“Where did you park the spaceship,” smirked the man in the gas station convenience store.

I returned his amusement with a half-hearted toothy grin, too hot and preoccupied about my moto problems to exhume any witty remark.

I was running late with final preparations and a bit nervous about making it to the Valley of Fire, about 50 miles northeast of Las Vegas, before sunset. My bike was packed for just about any mechanical or weather condition to the point that quantity was a potential detriment to mobility. From the point I put him in gear on the drive, the front wheel felt light, as though it was the front end of a tugboat pulling a tanker .. which in fact with 100-pounds of gear, it wasn’t far off. Rolling down the freeway my boat got the top-heavy wobbles at any speed above 70; was it the weight, the aggressive tires, too much air pressure? It was frustrating, of course, no need to swap-out on the freeway … and how the #$*& can I handle anything technical with this weight. My mind was spinning along.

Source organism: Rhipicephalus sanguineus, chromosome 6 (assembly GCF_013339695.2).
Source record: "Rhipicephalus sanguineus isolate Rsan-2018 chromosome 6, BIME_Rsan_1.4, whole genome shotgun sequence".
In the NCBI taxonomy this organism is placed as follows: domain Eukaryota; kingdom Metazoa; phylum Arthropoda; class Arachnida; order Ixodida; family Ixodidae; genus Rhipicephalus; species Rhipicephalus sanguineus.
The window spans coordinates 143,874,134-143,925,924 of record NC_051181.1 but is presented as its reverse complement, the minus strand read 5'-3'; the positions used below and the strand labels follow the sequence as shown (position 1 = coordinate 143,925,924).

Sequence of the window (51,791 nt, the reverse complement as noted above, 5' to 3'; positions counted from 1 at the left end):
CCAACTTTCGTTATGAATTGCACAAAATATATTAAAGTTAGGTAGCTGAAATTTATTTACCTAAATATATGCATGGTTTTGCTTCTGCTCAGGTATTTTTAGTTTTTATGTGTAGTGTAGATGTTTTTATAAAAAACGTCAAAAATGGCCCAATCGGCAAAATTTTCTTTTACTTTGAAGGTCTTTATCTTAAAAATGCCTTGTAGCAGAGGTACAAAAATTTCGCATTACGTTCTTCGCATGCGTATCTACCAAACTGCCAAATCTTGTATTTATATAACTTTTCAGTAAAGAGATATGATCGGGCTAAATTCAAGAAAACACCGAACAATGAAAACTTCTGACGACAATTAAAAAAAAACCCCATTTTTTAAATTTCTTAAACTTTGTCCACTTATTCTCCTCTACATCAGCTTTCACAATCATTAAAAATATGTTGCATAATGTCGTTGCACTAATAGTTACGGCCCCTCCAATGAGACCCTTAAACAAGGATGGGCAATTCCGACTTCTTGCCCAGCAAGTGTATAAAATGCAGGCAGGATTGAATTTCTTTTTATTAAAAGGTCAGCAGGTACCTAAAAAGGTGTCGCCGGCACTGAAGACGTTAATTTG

I arrived in the stunning red rock adorned Valley of Fire at 6:30, seven-hours of a hot, slow wobble through the desert. I knew the area and went straight for the water and proceeded to partake in a nude faucet scrub down in the public picnic zone before the sun went down. Except for an aura of ancient Indian spirits, there were no eyeballs around; no offense given and I was fresh-n-clean.

Dark fell and I didn’t want to dish out the camping fee, so I exited the east side of the park to pitch my dome on the BLM land, gratis. But my loaded ride wasn’t moving easily through the super soft shoulder around the closed pole line gate and down I went. Yes, on day 1. I unloaded to find something to grip under the luggage and was thrilled to find that I cold indeed pick him up, but I was obviously flustered over the petty faux pas. It wouldn’t have been an issue without the weight, I thought. So I turned back into the park to escape the wind and sand for some illegal camping in the Seven Sisters day use area.

I’m here now as I scribble. It’s peaceful, private and the full moon is casting shadows and illuminating the red rocks. It’s a little surreal. I feel like an Indian could pop out of a cave at any minute for a pow wow; would be down with that just about now.

Check out some pictures >>